his section will briefly present Simple Recurrent Networks (Elman, 1988; Robinson & Fallside, 1988) and will review earlier studies of sequential, especially phonotactic learning. Detailed descriptions of the SRN processing mechanisms and the Back-Propagation Through Time learning algorithm that is used to train the model are available elsewhere (Stoianov, 2001; Haykin, 1994), and will be reviewed only superficially.
Figure 1. Learning phonotactics with the SRNs. If the training data set contains the words /nt#/, /nts#/ and /ntrk#/ then after the network has processed a left context /n/, the reaction to an input token /t/ will be active neurons corresponding to the symbol '#' and the phonemes /s/, and //.
Simple Recurrent Networks (SRNs) were invented to encode simple artificial grammars, as an extension of the Multilayer Perceptron (Rumelhart, Hinton & Williams, 1986) with an extra input - a context layer that holds the hidden layer activations at the previous processing cycle. After training, Elman (1988) conducted investigations on how context evolves in time. The analysis showed graded encoding of the input sequence: similar items presented to the input were clustered at close, but different, shifting positions. That is, the network discovered and implicitly represented in a distributed way the rules of the grammar generating the training sequences. This is noteworthy, because the rules for context were not encoded, but rather acquired through experience. The capacity of SRNs to learn simple artificial languages was further explored in a number of studies (Cleeremans, Servan-Schreiber & McClelland, 1989; Gasser, 1992).
SRNs have the structure shown in Figure 1. They operate as follows: Input sequences SI are presented to the input layer, one element SI(t) at a time. The purpose of the input layer is just to transfer activation to the hidden layer through a weight matrix. The hidden layer in turn copies its activations after every step to the context layer, which provides an additional input to the hidden layer - i.e., information about the past, after a brief delay. Finally, the hidden layer neurons output their signal through a second weight matrix to the output layer neurons. The activation of the latter is interpreted as the product of the network. Since the activation of the hidden layer depends both on its previous state (the context) and on the current input, SRNs have the theoretical capacity to be sensitive to the entire history of the input sequence. However, practical limitations restrict the time span of the context information to maximally 10-15 steps (Christiansen & Chater, 1999). The size of the layers does not restrict the range of temporal sensitivity.
The network operates in two working regimens - supervised training and network use. In the latter, the network is presented the sequential input data SI(t) and computes the output N(t) using contextual information. The training regimen involves the same sort of processing as network use and also includes a second, training step, which compares the network reaction N(t) to the desired one ST(t), and which uses the difference to adjust the network behavior in a way that improves future network performance on the same data.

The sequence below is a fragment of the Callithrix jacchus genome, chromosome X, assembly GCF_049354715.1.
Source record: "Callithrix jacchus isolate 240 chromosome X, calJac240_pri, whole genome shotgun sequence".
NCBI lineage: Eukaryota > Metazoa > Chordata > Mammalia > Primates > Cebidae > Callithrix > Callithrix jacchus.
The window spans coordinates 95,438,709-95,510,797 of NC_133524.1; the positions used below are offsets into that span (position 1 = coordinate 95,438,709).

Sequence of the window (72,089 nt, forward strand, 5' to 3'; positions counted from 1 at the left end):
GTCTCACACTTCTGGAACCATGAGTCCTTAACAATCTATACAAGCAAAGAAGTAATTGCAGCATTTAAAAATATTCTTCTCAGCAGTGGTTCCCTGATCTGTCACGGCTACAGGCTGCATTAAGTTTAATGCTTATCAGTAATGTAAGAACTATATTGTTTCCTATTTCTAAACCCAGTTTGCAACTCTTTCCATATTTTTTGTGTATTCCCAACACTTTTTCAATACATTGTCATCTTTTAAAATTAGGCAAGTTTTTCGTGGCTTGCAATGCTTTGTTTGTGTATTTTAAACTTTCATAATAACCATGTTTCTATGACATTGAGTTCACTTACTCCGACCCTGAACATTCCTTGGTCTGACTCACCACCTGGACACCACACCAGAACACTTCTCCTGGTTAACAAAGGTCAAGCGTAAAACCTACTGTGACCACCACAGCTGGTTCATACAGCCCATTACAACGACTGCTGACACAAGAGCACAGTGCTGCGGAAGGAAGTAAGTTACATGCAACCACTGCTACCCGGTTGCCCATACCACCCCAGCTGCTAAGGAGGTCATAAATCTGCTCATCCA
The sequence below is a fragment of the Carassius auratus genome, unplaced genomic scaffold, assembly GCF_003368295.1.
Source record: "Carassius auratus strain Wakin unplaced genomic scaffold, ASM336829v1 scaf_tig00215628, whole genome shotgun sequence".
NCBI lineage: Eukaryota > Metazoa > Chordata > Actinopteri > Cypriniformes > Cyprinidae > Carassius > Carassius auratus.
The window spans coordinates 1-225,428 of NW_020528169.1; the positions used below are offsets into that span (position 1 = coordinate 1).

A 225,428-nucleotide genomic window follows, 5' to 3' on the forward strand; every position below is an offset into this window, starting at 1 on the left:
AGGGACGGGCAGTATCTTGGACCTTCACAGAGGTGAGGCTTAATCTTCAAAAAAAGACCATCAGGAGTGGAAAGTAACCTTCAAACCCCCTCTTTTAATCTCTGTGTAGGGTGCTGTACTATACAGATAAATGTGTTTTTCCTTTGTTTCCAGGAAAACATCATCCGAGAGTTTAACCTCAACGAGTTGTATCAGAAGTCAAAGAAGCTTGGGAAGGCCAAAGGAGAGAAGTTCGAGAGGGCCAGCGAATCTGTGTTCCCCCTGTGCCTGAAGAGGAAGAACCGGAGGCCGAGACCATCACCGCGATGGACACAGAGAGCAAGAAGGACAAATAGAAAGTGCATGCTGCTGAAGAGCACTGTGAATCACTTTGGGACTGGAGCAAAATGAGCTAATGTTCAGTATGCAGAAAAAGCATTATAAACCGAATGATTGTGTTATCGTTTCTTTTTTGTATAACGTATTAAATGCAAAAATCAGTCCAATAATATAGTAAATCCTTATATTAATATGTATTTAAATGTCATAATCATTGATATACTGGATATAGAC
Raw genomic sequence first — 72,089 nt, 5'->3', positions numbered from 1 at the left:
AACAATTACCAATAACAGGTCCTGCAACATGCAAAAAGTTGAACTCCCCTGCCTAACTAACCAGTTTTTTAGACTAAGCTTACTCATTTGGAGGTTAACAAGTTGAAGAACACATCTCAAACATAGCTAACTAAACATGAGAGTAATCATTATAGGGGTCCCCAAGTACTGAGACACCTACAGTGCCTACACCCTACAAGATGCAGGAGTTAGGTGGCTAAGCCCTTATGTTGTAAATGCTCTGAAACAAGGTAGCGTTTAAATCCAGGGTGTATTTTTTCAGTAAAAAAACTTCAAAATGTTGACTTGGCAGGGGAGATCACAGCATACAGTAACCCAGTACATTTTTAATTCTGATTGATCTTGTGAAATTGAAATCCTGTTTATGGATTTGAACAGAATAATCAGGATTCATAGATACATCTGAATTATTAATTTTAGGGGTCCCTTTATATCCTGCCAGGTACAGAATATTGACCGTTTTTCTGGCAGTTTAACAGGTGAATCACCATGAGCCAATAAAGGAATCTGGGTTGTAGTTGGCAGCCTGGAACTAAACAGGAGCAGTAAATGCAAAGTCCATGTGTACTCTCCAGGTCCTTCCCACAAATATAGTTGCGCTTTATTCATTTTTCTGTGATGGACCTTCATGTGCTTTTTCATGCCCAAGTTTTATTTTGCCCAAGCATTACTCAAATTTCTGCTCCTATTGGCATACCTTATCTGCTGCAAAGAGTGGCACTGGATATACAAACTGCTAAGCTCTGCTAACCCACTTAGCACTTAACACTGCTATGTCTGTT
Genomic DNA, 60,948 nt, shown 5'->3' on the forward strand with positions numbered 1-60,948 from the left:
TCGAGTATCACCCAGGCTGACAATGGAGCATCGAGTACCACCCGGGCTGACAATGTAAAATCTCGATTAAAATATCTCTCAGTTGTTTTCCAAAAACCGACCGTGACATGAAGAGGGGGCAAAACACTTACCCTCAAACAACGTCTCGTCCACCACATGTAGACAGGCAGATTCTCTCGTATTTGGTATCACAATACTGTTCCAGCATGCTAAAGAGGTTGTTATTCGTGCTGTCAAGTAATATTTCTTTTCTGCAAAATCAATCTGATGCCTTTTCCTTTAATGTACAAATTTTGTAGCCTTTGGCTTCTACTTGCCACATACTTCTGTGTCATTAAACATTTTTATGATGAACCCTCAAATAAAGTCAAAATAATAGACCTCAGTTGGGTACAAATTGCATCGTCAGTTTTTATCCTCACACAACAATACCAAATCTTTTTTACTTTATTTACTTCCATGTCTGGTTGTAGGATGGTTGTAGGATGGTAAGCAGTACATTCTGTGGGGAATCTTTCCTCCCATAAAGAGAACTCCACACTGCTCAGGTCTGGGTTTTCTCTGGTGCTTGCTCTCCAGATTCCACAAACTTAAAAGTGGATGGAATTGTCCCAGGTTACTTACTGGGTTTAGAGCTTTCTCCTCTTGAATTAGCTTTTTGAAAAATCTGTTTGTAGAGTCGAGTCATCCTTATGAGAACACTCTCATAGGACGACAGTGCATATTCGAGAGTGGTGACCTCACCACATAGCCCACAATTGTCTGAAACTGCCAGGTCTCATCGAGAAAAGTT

The two most popular supervised learning algorithms used to train SRNs are the standard Back-Propagation algorithm (Rumelhart et al., 1986) and the Back-Propagation Through Time algorithm (Haykin, 1994). While the earlier is simpler because it uses information from one previous time step only (the context activation, the current network activations, and error), the latter trains the network faster, because it collects errors from all time steps during which the network processes the current sequence and therefore it adjusts the weights more precisely. However, the BPTT learning algorithm is also cognitively less plausible, since the collection of the time-spanning information requires mechanisms specific for the symbolic methods. Nevertheless, this compromise allows more extensive research, and without it the problems discussed below would require much longer training time when using standard computers for simulations. Therefore, in the experiments reported here the BPTT learning algorithm will be used. In brief, it works in the following way: the network reaction to a given input sequence is compared to the desired target sequence at every time step and an error is computed. The network activation and error at each step are kept in a stack. When the whole sequence is processed, the error is propagated back through space (the layers) and time, and weight-updating values are computed. Then, the network weights are adjusted with the values computed in this way.
2.1.Learning Phonotactics with SRNs